less synonymous with De Gasperi's aspirations and dreams for a united Italy; once again, Rossellini's concern for unity is paramount. The film opens with Resistance activities against the Nazis and Fascists in 1944, specifically the famous bombing in Rome's Via Rasella, which the Nazis answered by killing over three hundred Italians in the caves of the Fosse Ardeatine; this event epitomizes the horror of the German occupation, and has been alluded to in every Rossellini film set in that period. What follows are the immediate postwar manipulations of the various parties to tame the popular leader of the Resistance, Ferruccio Parri, and take political control themselves. Accompanying the depiction of these events are many external shots of Rome, which serve primarily as visual relief from the many unavoidably static internal scenes of discussion, but which also recall the importance of this particular city in Rossellini's career. The referendum of 1946, in which Italy passed from monarchy to republic, is followed by the decisive election of 1948, in which the Christian Democrats virtually take complete control of the government. Next comes the attempt on the life of the Communist leader Togliatti, which provokes vast protests all over Italy, but De Gasperi, through his alliances with minor parties (which has been the Christian Democrat strategy ever since), rides out this storm as well. In fact, we are made to feel quite sorry for the prime minister as he is booed by Communist crowds. Throughout, we see him working closely with the Americans, especially to keep the Communists out of government, but at the same we are led to understand that his own sympathies are principally liberal, even leftist. Thus, he works hard for European unity and shows great sympathy with the problems of the south.[5] His principal difficulties are shown to come from the right-wing of his party, which, in tandem with the Vatican, presses for an alliance with the neo-Fascists rather than allowing the Communists any power whatsoever. Perhaps his least sympathetic moment comes in 1953, when he attempts to push through Parliament what Italians called the legge-truffa (trick law), which would have given control of the government to the party with the greatest number of votes (even thirty percent, say), thus eliminating the need to form coalitions. His strategy fails, and a year later, the party shunts him aside in an emotional moment at their national convention in Naples. Quite uncharacteristically for Rossellini, the film turns rather sentimental at the end, as De Gasperi returns to his home town in the north, to die a few months later.

By this point in the director's life, despite the fact that his financial and critical failures far outweighed his successes, Rossellini's name carried immense prestige in Italy. He had been there at the beginning, after all, chronicling his country's rise from fascism and the destruction caused by the war. Thus, when the world premiere of Anno uno was held at the Teatro Fiamma in Rome on November 27, 1974, everybody who was anybody in Italian political life was present, causing editorialists to complain the following day about the stupidity of virtually the entire government gathering in one spot during this period of increasing terrorism. The president of the republic Leone came, as well as Prime Minister Mario Rumor and nearly all the heads of the various ministries. The leaders of all the major political parties were also crowded in together, including Fanfani of the Christian Democrats, Enrico Berlinguer of the Communists (who had to sit on the floor), and Giorgio La Malfa, the Republicans' chief.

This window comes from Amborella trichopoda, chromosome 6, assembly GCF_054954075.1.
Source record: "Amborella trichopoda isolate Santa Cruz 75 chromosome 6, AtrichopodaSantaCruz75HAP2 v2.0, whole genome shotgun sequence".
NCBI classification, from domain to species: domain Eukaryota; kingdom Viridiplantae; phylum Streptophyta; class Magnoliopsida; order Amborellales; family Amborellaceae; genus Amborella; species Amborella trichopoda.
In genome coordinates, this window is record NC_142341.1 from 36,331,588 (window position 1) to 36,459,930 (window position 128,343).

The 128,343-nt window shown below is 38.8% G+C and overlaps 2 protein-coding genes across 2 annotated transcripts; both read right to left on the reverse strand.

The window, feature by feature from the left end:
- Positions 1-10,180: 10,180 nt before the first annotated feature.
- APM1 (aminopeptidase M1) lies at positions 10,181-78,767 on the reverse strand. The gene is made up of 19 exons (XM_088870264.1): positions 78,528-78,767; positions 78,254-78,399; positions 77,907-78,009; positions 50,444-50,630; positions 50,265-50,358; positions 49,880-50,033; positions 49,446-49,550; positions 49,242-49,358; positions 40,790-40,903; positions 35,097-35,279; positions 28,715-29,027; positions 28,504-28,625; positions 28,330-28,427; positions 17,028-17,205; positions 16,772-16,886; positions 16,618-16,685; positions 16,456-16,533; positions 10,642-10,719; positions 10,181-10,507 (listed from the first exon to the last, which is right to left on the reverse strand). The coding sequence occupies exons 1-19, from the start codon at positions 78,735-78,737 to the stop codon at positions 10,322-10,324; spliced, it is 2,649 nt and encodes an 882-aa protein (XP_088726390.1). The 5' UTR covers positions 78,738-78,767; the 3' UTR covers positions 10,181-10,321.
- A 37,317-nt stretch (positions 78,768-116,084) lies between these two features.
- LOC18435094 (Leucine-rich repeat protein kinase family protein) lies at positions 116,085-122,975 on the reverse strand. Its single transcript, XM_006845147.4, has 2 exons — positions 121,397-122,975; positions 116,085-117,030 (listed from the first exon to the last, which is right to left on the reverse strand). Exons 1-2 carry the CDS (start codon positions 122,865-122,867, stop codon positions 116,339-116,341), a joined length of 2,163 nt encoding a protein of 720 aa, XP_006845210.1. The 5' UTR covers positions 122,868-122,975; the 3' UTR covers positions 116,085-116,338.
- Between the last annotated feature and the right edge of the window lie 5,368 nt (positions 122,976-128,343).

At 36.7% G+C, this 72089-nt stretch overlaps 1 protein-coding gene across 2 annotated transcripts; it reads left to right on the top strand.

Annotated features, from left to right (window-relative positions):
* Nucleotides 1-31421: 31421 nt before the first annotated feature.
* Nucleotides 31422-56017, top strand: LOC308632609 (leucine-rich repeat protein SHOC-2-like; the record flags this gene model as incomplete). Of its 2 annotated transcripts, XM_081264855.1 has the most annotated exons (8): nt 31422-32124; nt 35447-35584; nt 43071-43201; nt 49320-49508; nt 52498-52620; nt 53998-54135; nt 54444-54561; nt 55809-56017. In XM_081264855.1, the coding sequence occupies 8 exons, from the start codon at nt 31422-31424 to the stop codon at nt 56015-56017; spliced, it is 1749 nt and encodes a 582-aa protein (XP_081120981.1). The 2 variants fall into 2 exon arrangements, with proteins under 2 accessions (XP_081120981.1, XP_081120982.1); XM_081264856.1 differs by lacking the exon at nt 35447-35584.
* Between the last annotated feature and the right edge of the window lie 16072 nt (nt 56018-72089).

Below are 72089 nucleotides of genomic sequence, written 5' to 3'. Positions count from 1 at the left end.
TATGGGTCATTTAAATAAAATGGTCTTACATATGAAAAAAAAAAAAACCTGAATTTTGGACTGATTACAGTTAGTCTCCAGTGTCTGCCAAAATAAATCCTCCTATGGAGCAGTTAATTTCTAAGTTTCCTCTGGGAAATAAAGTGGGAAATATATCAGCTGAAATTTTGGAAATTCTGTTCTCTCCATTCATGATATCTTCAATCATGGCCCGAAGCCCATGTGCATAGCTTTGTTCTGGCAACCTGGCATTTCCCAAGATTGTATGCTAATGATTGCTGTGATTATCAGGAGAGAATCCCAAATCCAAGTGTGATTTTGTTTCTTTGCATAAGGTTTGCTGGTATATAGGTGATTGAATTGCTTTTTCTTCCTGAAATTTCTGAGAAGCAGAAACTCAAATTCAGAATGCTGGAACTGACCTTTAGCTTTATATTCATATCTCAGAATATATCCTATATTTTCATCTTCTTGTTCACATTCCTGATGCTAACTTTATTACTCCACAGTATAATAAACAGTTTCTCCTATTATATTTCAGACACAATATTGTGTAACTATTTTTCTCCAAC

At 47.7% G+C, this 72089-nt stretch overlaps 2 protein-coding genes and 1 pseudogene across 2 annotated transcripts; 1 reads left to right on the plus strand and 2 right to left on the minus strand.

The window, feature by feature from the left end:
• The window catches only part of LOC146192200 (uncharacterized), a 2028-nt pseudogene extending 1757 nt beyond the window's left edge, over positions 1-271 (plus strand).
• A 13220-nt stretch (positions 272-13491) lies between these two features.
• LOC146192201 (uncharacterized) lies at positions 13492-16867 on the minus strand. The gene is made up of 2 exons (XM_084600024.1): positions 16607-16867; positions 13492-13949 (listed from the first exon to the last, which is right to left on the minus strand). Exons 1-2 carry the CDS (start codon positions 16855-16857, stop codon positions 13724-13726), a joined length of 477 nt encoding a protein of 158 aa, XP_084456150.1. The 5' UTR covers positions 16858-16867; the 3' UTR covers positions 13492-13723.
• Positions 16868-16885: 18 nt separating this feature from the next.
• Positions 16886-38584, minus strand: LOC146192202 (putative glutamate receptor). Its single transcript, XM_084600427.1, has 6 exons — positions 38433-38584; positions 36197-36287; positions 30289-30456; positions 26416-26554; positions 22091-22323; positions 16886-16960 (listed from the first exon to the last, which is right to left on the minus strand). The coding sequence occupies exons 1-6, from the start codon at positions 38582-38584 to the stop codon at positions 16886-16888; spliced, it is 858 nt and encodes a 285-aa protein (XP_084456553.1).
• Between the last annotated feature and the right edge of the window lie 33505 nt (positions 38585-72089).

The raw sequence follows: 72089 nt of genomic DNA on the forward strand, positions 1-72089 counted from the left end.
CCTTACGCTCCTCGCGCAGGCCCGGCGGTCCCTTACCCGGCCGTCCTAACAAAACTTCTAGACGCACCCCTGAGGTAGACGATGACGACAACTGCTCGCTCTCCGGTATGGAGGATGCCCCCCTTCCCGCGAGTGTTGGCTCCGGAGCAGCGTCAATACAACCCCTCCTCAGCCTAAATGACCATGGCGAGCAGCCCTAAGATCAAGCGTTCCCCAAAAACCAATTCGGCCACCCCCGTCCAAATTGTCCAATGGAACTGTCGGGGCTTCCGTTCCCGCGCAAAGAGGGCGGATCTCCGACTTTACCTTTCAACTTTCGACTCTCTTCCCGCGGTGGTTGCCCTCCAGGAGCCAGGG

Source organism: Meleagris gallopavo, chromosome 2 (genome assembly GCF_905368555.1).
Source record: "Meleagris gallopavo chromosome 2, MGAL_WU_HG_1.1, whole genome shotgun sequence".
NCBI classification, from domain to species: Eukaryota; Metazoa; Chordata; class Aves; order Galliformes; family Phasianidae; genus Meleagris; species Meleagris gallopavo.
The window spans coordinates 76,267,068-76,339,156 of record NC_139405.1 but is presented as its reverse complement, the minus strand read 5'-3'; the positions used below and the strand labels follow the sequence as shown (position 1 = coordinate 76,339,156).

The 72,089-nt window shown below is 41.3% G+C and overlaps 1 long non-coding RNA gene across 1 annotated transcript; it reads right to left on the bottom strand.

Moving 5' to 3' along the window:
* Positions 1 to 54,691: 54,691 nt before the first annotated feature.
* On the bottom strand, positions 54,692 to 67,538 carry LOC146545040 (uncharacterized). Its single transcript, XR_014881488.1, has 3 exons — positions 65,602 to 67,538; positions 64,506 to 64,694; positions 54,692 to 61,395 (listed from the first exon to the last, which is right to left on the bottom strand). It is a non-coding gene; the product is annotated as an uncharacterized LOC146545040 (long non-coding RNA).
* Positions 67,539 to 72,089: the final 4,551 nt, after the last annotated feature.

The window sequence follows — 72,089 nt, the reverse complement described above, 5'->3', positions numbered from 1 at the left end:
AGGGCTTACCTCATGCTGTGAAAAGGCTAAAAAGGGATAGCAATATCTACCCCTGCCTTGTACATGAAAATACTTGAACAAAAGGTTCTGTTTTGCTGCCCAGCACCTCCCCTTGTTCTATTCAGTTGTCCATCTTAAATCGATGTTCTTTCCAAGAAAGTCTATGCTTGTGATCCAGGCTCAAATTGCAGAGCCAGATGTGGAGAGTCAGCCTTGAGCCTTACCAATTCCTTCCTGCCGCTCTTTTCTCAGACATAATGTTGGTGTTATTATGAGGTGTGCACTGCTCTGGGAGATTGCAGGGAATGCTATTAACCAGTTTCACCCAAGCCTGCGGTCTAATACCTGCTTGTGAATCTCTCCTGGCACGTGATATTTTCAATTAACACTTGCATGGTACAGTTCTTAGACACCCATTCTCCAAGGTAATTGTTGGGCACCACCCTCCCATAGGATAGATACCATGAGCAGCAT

No one came out of the screening happy, however, as Rossellini had once again managed to alienate everybody. Some of the negative reaction was of a piece with that occasioned by all of Rossellini's historical films: thus, the reviewer for Variety derided the "endless wordstream" that drowned out any visual interest the film might have, as well as the detached and expressionless acting (though he did admit that the original plan to star Gregory Peck in the lead role might have made things even worse). But the political reaction was even more severe. Giorgio La Malfa walked out during the intermission of the premiere, complaining of the film's "historical inaccuracies." Italian newspaper reviews, according to Variety , ranged from "bad to cruel," but the director's response was that Open City had also been panned when it was first shown, and ultimately the same success would come to Anno uno . (That success had not yet come five years later, for when I first saw the film in the summer of 1979, a violent shouting match erupted in the theater, with young people openly hissing De Gasperi's various pronouncements throughout the film.) No political party liked the portrait that Rossellini had painted, not even the Christian Democrats who had commissioned the film. Most upset, however, were the Communists, given the fact that the entire film is a chronicle of De Gasperi's success at installing the Christian Democrats in power and keeping the Communists definitively out (a situation that remains unchanged nearly forty years later). Rossellini was called a "servant of the regime," to which charge he responded angrily, "Only someone who delights in being servile could imagine somebody acting solely to make everybody happy."[6]